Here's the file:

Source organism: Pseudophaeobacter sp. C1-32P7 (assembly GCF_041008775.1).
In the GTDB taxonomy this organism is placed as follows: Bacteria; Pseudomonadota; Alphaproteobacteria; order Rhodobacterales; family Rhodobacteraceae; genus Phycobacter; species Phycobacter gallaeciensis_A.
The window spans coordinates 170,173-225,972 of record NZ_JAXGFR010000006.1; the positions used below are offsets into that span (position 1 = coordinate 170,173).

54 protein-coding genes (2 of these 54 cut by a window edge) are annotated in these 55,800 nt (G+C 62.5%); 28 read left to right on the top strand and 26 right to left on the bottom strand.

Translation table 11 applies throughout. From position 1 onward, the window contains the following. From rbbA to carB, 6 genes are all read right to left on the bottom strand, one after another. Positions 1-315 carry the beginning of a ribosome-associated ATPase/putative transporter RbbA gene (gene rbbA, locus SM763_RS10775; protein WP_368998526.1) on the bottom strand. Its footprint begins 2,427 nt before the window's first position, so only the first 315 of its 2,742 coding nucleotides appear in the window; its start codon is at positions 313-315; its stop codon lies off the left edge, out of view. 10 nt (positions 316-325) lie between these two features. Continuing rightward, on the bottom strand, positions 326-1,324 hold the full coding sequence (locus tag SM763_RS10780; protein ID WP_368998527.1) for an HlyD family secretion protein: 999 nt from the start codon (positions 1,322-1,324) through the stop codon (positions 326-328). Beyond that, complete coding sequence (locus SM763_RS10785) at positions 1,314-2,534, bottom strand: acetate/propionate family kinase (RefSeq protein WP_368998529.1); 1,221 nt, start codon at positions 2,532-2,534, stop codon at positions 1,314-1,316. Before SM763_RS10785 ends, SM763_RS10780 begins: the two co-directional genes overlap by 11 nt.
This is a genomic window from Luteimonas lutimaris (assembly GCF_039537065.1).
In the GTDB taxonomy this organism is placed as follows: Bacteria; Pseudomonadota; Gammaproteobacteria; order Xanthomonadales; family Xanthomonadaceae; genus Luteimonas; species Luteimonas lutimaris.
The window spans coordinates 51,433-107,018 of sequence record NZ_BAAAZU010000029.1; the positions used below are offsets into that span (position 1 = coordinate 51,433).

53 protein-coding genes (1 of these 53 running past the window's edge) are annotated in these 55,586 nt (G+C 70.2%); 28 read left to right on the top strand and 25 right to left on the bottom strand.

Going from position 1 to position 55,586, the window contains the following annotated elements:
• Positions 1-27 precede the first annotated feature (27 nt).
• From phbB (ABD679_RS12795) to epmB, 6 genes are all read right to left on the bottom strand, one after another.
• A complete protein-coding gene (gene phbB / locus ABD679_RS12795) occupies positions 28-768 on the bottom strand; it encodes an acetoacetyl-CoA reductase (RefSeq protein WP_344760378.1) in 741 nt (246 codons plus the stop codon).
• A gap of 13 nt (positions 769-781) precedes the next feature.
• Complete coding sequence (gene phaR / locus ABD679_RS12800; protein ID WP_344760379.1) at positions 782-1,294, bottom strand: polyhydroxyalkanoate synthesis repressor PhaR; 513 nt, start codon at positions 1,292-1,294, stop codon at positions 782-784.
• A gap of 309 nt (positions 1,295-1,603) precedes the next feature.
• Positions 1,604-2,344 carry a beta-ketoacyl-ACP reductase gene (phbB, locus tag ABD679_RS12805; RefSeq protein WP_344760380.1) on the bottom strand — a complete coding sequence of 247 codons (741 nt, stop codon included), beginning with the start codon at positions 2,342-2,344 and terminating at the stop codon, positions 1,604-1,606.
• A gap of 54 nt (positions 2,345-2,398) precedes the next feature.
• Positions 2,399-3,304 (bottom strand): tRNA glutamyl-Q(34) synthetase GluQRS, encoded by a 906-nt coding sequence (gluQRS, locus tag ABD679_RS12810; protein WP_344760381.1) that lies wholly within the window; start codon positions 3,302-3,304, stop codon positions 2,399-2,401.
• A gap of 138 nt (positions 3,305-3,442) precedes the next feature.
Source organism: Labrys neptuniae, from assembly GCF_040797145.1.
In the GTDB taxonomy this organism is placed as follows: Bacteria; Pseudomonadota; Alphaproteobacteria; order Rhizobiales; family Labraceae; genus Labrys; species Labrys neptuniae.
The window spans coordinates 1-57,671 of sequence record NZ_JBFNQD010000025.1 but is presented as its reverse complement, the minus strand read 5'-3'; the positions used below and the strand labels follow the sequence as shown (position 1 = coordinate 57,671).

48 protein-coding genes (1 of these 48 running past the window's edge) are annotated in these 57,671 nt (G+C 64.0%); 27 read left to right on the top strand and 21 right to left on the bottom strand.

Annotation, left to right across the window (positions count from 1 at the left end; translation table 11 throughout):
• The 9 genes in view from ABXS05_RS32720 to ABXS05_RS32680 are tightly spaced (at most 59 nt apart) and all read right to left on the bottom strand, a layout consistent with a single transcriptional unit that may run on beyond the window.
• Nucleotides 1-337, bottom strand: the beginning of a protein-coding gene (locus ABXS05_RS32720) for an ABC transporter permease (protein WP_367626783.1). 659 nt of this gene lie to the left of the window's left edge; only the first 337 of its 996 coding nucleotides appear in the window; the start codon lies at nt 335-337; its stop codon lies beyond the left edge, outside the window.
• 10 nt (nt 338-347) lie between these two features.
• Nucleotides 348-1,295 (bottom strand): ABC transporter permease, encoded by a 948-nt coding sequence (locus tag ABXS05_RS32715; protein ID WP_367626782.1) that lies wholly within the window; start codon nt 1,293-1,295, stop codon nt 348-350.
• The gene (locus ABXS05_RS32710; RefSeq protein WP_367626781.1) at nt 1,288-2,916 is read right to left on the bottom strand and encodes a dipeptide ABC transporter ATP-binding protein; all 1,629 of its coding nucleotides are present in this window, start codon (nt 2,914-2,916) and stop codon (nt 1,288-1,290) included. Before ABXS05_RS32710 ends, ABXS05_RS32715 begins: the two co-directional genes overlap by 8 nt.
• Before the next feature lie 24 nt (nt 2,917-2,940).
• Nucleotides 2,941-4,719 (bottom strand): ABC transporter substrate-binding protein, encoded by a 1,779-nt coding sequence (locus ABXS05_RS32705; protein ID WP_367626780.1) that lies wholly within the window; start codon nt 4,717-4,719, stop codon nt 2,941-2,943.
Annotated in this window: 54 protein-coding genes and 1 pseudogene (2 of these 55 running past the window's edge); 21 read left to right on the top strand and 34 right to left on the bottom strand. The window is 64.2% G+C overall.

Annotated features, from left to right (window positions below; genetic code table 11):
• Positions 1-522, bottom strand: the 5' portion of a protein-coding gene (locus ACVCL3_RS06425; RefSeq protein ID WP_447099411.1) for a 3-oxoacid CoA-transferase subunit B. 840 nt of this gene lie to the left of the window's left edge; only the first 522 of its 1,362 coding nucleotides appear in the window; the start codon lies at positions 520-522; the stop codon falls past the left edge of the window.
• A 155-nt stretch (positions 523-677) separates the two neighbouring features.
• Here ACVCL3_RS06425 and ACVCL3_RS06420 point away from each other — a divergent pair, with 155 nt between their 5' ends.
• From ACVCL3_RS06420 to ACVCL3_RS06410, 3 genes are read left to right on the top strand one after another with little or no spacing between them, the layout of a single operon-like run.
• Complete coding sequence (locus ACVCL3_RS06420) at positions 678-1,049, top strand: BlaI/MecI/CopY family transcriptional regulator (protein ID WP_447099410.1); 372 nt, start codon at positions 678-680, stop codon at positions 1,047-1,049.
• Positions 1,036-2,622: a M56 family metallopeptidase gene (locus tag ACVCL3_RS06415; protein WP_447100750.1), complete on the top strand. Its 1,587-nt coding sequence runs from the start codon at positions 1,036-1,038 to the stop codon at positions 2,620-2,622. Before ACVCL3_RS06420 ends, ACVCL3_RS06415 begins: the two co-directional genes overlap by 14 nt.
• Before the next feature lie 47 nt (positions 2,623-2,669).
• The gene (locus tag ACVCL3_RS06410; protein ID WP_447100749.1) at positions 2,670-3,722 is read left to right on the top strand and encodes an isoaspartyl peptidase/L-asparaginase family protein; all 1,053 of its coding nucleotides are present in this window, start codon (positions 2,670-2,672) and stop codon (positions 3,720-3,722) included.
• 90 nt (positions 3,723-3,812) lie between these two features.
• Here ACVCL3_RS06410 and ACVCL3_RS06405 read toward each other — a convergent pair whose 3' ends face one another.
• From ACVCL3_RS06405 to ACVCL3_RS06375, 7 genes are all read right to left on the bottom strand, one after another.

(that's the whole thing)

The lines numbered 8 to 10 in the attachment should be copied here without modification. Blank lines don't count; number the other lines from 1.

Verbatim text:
The window spans coordinates 51,433-107,018 of sequence record NZ_BAAAZU010000029.1; the positions used below are offsets into that span (position 1 = coordinate 51,433).

53 protein-coding genes (1 of these 53 running past the window's edge) are annotated in these 55,586 nt (G+C 70.2%); 28 read left to right on the top strand and 25 right to left on the bottom strand.

Going from position 1 to position 55,586, the window contains the following annotated elements: